RPC4Django updates November 2011 edition

I released v0.1.10 of RPC4Django. I fixed an issue so that setup.py has no requirements on anything outside of the standard library and I set the project up such that python setup.py test runs the unit tests.

The bigger change is that I moved the project from Launchpad to Github. I’ve already been using Github quite a bit and I thought that I’d bite the bullet and do the move. While I liked Launchpad, I think it is better suited to larger projects that will use the features like Blueprints and Translations. For a small project like RPC4Django, Github’s code-centric approach works better.

Djangocon Day One

As I promised, here’s some (semi-live) blogging from Djangocon.

The first talk of the day was Scaling the World’s Largest Django Application given by the guys at Disqus (slides). The basic gist is how they scaled up Django to handle a bajillion requests per month. One thing that I noticed is that to reach this scale, they are effectively throwing away referential integrity in their database. When asked about it, one of the guy mentioned that they have some scripts to verify that things have some level of integrity which I thought was a little scary. I was happy to see that they are basically measuring everything. On top of the usual continuous integration stuff like unit tests, lint (Pyflakes, actually) they are logging every query and every traceback using a package they opensourced named Sentry. In addition, the brief mention of the save() method’s concurrency issues was interesting.

Jeff Balogh’s talk on Switching addons.mozilla.org [AMO] from CakePHP to Django (slides – pdf) was on the similar subject of switching the high traffic site AMO to Django from PHP. My favorite point from this talk is how they handle the classic stale DB replication problem of a user submitting new data (to the master) and then not seeing their data (from the slave). Basically, they use a custom Django router that detects a POST and switches that user’s session to always read and write from the master which is pretty damn clever. Mozilla also de-normalized their database in order store a reference to the latest add-on (a classic problem). However, Jeff did mention that they might switch that to storing that info in cache. The main gist of this talk was cache everything.

Russell Keith-Magee’s So you want to be a core developer? and James Bennett’s Topics of Interest (going on now — see live blogging) are both on the future of Django and how to get involved and what needs to change in the Django community. The Django people need more people to get involved. James said there are only 14 committing developers and Russell said that to get Django 1.2 out the door he had to review tickets for 5 hours a night for 2 weeks because nobody else was doing it. As James said, their bus numbers — the number of people who get hit by a bus and then you’re screwed — is frighteningly small. There’s only 2 people who know Django Oracle support.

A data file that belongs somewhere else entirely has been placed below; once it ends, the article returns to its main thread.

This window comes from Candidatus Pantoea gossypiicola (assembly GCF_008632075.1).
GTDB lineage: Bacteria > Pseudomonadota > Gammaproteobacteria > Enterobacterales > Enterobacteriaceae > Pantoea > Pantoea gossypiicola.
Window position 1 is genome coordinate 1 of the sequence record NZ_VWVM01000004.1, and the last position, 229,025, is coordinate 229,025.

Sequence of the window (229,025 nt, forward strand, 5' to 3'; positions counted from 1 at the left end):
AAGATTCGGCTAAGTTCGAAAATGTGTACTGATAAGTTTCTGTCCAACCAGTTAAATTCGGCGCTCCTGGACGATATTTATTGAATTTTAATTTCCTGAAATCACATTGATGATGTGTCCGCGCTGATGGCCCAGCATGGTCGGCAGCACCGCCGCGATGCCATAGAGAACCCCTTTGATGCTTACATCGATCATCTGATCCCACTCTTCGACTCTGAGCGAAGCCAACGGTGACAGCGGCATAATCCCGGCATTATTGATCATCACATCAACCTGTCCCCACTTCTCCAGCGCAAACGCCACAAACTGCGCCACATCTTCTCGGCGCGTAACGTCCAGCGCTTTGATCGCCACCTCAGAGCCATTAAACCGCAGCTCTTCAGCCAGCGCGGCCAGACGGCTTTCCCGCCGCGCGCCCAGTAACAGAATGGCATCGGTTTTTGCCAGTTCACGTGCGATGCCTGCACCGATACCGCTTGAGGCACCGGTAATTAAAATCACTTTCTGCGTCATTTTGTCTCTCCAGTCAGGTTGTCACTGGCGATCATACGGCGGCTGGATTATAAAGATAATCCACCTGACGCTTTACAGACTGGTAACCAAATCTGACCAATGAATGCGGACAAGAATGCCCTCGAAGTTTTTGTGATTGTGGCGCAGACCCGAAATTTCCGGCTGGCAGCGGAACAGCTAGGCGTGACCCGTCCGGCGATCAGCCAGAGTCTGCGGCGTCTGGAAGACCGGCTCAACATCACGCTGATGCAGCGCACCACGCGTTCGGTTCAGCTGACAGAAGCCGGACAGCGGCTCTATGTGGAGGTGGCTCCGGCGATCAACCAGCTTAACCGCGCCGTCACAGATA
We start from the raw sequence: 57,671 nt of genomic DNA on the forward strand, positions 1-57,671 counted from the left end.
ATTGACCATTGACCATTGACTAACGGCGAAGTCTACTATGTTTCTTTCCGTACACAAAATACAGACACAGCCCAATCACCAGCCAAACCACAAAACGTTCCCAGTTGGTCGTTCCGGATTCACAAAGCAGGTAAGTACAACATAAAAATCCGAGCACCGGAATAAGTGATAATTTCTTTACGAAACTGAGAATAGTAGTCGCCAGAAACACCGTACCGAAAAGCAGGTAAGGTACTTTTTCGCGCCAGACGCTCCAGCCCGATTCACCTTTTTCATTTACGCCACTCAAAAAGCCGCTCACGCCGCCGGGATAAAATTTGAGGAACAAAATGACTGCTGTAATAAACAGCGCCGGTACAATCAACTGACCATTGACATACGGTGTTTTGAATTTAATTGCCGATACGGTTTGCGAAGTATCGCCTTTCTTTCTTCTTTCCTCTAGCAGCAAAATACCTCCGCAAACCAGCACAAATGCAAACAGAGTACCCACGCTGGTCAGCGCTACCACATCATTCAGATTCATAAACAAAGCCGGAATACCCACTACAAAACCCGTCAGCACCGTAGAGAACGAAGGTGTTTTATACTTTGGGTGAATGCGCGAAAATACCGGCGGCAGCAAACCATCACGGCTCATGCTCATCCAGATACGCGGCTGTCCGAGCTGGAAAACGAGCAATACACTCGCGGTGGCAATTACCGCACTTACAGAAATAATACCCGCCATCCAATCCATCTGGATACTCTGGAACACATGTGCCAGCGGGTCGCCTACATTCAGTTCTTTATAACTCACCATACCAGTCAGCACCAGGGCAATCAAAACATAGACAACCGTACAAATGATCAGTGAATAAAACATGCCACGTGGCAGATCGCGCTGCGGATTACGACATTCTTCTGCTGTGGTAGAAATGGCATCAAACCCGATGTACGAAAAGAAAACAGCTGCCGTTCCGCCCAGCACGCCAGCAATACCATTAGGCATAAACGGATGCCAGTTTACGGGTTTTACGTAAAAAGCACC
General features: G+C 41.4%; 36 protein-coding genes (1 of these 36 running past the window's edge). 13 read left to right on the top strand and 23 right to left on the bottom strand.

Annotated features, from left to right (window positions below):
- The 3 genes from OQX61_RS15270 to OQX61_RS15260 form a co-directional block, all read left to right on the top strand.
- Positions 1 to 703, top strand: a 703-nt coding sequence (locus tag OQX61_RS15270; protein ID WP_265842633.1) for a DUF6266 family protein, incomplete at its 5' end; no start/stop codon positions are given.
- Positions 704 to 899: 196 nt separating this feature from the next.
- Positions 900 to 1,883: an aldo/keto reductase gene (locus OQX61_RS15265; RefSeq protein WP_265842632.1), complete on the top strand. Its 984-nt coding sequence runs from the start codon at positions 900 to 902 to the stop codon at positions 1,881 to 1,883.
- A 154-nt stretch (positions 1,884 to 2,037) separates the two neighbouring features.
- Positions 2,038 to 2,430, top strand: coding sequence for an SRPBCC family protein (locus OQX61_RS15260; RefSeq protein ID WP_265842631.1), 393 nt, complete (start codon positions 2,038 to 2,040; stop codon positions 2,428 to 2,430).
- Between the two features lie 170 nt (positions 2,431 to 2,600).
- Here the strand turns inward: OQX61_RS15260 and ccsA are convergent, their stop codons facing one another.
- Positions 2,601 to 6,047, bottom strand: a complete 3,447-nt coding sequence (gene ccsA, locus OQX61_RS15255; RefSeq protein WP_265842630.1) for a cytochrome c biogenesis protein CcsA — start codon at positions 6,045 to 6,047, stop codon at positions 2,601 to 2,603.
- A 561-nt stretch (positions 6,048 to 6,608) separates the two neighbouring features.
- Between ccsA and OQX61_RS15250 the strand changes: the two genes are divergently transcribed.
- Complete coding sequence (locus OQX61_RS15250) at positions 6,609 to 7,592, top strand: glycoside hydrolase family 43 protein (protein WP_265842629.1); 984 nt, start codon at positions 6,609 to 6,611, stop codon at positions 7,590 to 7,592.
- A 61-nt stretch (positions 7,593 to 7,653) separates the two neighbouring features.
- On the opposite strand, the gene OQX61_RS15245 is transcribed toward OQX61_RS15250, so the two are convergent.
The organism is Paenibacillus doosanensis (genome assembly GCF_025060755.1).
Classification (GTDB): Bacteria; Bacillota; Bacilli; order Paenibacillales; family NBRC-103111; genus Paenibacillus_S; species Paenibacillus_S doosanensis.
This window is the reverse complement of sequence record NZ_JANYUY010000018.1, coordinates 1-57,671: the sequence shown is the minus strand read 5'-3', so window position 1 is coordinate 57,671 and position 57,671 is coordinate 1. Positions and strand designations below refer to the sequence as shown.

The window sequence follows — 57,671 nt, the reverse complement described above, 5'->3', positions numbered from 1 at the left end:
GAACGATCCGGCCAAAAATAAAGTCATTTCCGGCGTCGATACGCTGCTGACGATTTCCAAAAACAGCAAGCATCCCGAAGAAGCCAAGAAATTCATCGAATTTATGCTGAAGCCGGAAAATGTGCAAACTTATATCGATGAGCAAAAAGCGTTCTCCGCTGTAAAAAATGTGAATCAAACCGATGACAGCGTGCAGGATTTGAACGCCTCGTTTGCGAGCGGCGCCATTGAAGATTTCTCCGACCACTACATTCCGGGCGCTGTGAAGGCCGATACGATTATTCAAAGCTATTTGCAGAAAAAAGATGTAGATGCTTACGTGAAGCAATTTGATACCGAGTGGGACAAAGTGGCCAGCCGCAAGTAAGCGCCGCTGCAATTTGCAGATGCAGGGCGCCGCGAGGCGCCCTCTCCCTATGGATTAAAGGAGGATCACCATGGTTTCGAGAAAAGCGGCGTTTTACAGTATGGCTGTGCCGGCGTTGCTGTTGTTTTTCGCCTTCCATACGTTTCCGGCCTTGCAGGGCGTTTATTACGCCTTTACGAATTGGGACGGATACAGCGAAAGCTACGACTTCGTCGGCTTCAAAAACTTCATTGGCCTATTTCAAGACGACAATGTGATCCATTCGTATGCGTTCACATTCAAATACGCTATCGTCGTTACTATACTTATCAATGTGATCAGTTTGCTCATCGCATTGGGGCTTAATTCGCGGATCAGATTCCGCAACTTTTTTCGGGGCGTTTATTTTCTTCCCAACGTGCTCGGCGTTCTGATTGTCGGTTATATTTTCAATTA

Themes from the con
  • Git seems to be winning in the DVCS space. It really seems like git and github are taking over and Bazaar and Mercurial are being left at the wayside. I’ve seen tons of links to github and zero to bitbucket or launchpad. James Bennett just now briefly mentioned bitbucket and launchpad.
  • Django developers think that database referential integrity is overrated. Multiple people mentioned that integrity is a farce when things scale insanely.
  • Deploy early and often. The Mozilla guys deploy at least weekly. The Disqus guys deploy daily or more often. Although Jeff Balogh from Mozilla didn’t say it, I wonder if this means that like Disqus they are running out of trunk rather than branching and releasing.
  • Celery (see my previous post) is awesome and everybody seems to be adopting it.
  • If you aren’t using Pip and Virtualenv, you should (previous post). However, you probably shouldn’t deploy a production box from Pip and Pypi.

RPC4Django is Now Hosted in Launchpad

After some discussion in my last post, I decided to host RPC4Django in Launchpad. Every release dating back to 0.1.0 is uploaded and hosted properly there. I also created a 0.1.8 milestone which I hope to work on in the next couple weeks. I tried to request a Launchpad import from subversion but it didn’t go smoothly. Launchpad isn’t really setup to handle imports from password protected subversion repositories to which the password doesn’t give full access. Regardless, all future releases will be from the publicly hosted Bazaar repo in Launchpad.